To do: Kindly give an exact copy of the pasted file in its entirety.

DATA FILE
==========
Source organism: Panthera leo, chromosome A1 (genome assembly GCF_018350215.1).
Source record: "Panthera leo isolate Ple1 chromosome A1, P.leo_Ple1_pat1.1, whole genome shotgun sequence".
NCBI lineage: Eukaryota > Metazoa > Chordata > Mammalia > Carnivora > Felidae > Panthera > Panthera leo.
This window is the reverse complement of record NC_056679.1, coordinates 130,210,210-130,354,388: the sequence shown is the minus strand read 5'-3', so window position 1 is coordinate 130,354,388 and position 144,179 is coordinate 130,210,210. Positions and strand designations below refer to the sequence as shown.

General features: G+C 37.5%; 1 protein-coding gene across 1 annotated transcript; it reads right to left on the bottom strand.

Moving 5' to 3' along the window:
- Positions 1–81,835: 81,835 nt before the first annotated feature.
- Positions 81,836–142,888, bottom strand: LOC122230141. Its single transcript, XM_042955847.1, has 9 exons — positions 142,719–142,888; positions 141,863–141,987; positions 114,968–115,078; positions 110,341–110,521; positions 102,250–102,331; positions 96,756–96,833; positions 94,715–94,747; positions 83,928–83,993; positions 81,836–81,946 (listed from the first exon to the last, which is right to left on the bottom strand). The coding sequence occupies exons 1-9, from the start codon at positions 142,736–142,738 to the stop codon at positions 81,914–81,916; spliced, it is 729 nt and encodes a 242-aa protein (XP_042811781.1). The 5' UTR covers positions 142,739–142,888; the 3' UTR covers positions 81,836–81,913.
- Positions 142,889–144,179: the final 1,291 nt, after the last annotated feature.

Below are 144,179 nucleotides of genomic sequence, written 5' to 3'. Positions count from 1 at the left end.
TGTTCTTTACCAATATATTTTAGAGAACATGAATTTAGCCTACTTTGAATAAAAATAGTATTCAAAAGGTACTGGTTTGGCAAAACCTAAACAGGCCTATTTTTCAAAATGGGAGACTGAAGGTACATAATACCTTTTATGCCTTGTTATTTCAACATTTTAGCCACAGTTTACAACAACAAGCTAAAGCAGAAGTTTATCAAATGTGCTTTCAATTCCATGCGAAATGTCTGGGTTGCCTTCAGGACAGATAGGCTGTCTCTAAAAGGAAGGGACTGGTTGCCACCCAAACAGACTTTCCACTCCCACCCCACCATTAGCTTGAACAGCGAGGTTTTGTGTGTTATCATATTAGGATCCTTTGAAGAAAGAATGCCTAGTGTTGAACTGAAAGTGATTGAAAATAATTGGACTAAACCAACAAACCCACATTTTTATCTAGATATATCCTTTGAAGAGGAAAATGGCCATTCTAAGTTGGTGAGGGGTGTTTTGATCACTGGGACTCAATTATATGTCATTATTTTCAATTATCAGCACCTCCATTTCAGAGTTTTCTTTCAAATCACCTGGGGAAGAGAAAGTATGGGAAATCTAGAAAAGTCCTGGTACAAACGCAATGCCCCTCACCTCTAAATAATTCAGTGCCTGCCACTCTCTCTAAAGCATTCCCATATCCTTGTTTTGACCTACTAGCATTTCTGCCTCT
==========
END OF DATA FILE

Source organism: Panthera leo, chromosome A1 (genome assembly GCF_018350215.1).
Source record: "Panthera leo isolate Ple1 chromosome A1, P.leo_Ple1_pat1.1, whole genome shotgun sequence".
NCBI lineage: Eukaryota > Metazoa > Chordata > Mammalia > Carnivora > Felidae > Panthera > Panthera leo.
This window is the reverse complement of record NC_056679.1, coordinates 130,210,210-130,354,388: the sequence shown is the minus strand read 5'-3', so window position 1 is coordinate 130,354,388 and position 144,179 is coordinate 130,210,210. Positions and strand designations below refer to the sequence as shown.

General features: G+C 37.5%; 1 protein-coding gene across 1 annotated transcript; it reads right to left on the bottom strand.

Moving 5' to 3' along the window:
- Positions 1–81,835: 81,835 nt before the first annotated feature.
- Positions 81,836–142,888, bottom strand: LOC122230141. Its single transcript, XM_042955847.1, has 9 exons — positions 142,719–142,888; positions 141,863–141,987; positions 114,968–115,078; positions 110,341–110,521; positions 102,250–102,331; positions 96,756–96,833; positions 94,715–94,747; positions 83,928–83,993; positions 81,836–81,946 (listed from the first exon to the last, which is right to left on the bottom strand). The coding sequence occupies exons 1-9, from the start codon at positions 142,736–142,738 to the stop codon at positions 81,914–81,916; spliced, it is 729 nt and encodes a 242-aa protein (XP_042811781.1). The 5' UTR covers positions 142,739–142,888; the 3' UTR covers positions 81,836–81,913.
- Positions 142,889–144,179: the final 1,291 nt, after the last annotated feature.

Below are 144,179 nucleotides of genomic sequence, written 5' to 3'. Positions count from 1 at the left end.
TGTTCTTTACCAATATATTTTAGAGAACATGAATTTAGCCTACTTTGAATAAAAATAGTATTCAAAAGGTACTGGTTTGGCAAAACCTAAACAGGCCTATTTTTCAAAATGGGAGACTGAAGGTACATAATACCTTTTATGCCTTGTTATTTCAACATTTTAGCCACAGTTTACAACAACAAGCTAAAGCAGAAGTTTATCAAATGTGCTTTCAATTCCATGCGAAATGTCTGGGTTGCCTTCAGGACAGATAGGCTGTCTCTAAAAGGAAGGGACTGGTTGCCACCCAAACAGACTTTCCACTCCCACCCCACCATTAGCTTGAACAGCGAGGTTTTGTGTGTTATCATATTAGGATCCTTTGAAGAAAGAATGCCTAGTGTTGAACTGAAAGTGATTGAAAATAATTGGACTAAACCAACAAACCCACATTTTTATCTAGATATATCCTTTGAAGAGGAAAATGGCCATTCTAAGTTGGTGAGGGGTGTTTTGATCACTGGGACTCAATTATATGTCATTATTTTCAATTATCAGCACCTCCATTTCAGAGTTTTCTTTCAAATCACCTGGGGAAGAGAAAGTATGGGAAATCTAGAAAAGTCCTGGTACAAACGCAATGCCCCTCACCTCTAAATAATTCAGTGCCTGCCACTCTCTCTAAAGCATTCCCATATCCTTGTTTTGACCTACTAGCATTTCTGCCTCT